White Jersey is the next Porte of call

Danielson

I read an article recently on the excellent BackPageFootball.com on how pressure from fans and media can become overwhelming  for a young athlete and can eventually ruin their career. Sebastian Deisler was a German footballer who was pegged as ‘the next Franz Beckenbauer’. He had to live and play with the tag of being the saviour of German football from a very young age. Despite this pressure and a string of injuries he made it from Borussia Monchengladbach via Hertha Berlin all the way to Bayern Munich. However, at Bayern the injuries persisted and he never quite lived up to his promise. He was earmarked to lead Germany to World Cup glory on home soil in 2006 but he missed the tournament, again through injury. He struggled to cope with the immense pressure exerted on him and was eventually diagnosed with depression. He retired from football completely in 2007 saying:

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From Landis back to Lance

Lance Armstrong Books

Usually when it comes to writing a blog post on Irish Peloton I know what I’m going to write before I sit down and write it. I’ll have thought of a topic a couple of days beforehand, mulled it over during the commute into town or while out on a spin or while simply daydreaming at my desk, then I’ll write it relatively quickly. All that’s left to do then is to trawl through the cycling news archives and the cycling quotient site to verify a few stats and facts. But in general I’ll usually have a post fully mentally prepared so I can just spew it out when the time comes. I’m just back from a three hour spin over the Sally Gap and I still have no idea how to tackle the monster that is the Floyd Landis scandal.

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What’s gone wrong with the I-talians?

We’re just about half way through the 2010 Giro d’Italia and there has still been no Italian stage winner. Liquigas, a team consisting of six Italian riders did win the team time trial but there has yet to be an individual Italian stage winner (or ‘I-talian’ as Sean Kelly would have us say). So we are left to wonder why is it, that on their home turf, the race that most Italians base their whole season on, that none of them can win a stage? Perhaps, if we take a look at recent results elsewhere whe shouldn’t be all too surprised that the natives are struggling to find success in this year’s Giro.

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Giro – All Mountains, no Time Trials

After 6 interesting stages so far, the Giro d’Italia hits the mountains this weekend with the first summit finish of this year’s race on the Terminillo to come on Sunday. Historically, the Italian Grand Tour has always had more focus on climbing than its French equivalent. While time trialling is usually a necessary skill to win the Tour de France, it is much less of a prerequisite when it comes to conquering the Giro.

Last year, Denis Menchov laid the foundations for his Giro victory by taking the Pink jersey with a time trial win on Stage 12 . This was the first occasion for many years that the overall winner of the Giro also won an individual time trial during the race. Overall winners in recent years have mostly been out and out climbers with relatively poor time trialling ability such as Ivan Basso, Gilberto Simoni, Stefano Garzelli and Danilo Di Luca. To find the last rider before Menchov to bag a time trial victory on the way to overall glory we must go back 15 years to 1995 when Tony Rominger won all three individual tests against the clock. Contrast this with the Tour de France where 38 of the last 50 editions were won by a rider who was victorious in an individual time trial along the way.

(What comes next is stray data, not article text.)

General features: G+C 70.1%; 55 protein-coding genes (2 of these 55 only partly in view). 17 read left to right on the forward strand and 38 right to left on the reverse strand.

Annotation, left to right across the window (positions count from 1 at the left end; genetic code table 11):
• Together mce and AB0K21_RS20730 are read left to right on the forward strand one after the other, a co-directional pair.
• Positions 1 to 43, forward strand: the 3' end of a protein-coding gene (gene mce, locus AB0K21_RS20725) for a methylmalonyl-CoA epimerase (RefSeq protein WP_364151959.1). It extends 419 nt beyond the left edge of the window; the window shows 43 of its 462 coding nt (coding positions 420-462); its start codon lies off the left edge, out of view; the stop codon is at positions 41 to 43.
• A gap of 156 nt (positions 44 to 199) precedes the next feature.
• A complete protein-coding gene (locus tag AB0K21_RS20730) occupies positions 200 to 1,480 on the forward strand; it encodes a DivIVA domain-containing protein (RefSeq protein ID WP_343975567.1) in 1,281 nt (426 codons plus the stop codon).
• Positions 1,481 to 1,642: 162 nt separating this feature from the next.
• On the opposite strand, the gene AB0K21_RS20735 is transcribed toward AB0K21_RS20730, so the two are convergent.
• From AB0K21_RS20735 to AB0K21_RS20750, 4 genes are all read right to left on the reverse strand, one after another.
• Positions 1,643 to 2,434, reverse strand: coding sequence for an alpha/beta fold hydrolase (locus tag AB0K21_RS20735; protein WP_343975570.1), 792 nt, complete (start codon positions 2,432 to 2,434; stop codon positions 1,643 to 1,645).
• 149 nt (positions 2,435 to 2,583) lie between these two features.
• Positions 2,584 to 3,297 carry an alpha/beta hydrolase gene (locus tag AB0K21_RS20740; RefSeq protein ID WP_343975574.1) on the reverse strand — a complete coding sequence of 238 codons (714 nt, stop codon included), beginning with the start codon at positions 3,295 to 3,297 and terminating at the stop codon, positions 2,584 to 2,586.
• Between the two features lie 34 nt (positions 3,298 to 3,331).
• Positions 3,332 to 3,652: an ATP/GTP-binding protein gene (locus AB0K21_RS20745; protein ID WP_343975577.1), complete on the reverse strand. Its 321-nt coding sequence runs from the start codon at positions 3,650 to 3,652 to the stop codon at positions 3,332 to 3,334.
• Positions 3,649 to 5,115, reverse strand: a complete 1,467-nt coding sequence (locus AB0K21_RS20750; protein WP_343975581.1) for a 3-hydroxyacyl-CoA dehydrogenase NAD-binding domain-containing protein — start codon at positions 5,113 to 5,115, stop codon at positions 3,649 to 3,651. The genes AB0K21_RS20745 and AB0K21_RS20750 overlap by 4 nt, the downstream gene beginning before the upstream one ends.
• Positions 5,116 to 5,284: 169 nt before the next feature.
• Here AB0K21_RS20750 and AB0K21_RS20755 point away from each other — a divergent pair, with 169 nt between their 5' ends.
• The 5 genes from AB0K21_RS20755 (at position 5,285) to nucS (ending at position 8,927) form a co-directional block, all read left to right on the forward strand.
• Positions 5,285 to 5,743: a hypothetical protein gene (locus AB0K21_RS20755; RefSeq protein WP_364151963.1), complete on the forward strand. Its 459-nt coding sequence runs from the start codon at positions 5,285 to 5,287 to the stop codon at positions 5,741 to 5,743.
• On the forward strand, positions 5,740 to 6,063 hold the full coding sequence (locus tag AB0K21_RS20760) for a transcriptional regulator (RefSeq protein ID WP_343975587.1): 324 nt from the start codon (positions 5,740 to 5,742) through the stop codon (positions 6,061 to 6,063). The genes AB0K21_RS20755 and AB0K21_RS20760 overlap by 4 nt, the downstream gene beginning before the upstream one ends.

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Racing 101 – Stay Upright

The first weekend of the Giro taught us that to win a bike race, you need to stay on your bike. This requires excellent bike handling skill combined with bucket loads of luck. Unfortunately for some, lady luck abandoned them on the roads of the Netherlands with many riders losing up to 8 minutes on Stage 3 last Monday. All it takes is a misplaced barrier, an awkward roundabout or a wide road bottle-necked into a narrower one for a rider’s Grand Tour aspirations to be wiped out. The events at the Giro this week makes the achievments of recent Tour masters Lance Armstrong and Miguel Indurain all the more impressive. These riders managed to win multiple Tours de France in a row without ever succumbing to the pitfalls of a crash. The only time I recall either rider ever ‘crashing’ during their Tour reigns was when Armstrong snagged his handlebars on a fan’s musette bag in the 2003 Tour and went over, but for good measure, the Texan romped home afterward to win the stage anyway.

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A Rainbow descends over Italy

The first Grand Tour of the season gets under way on Saturday afternoon. The Giro d’Italia starts with a prologue time trial around the streets of Amsterdam. The Australian Cadel Evans has been pegged as the favourite by every bookmaker out there. I admit that I’ve written about Cadel Evans a lot this season, but he is the World Champion after all, and it is very refreshing to see the rainbow jersey in the shake up for the G.C. in major stage races. Evans raced the Giro once before back in 2002 when he wore the pink jersey but exploded in the mountains and lost the lead to eventual winner Paolo Savoldelli. This year, Evans is back and is going for the win.

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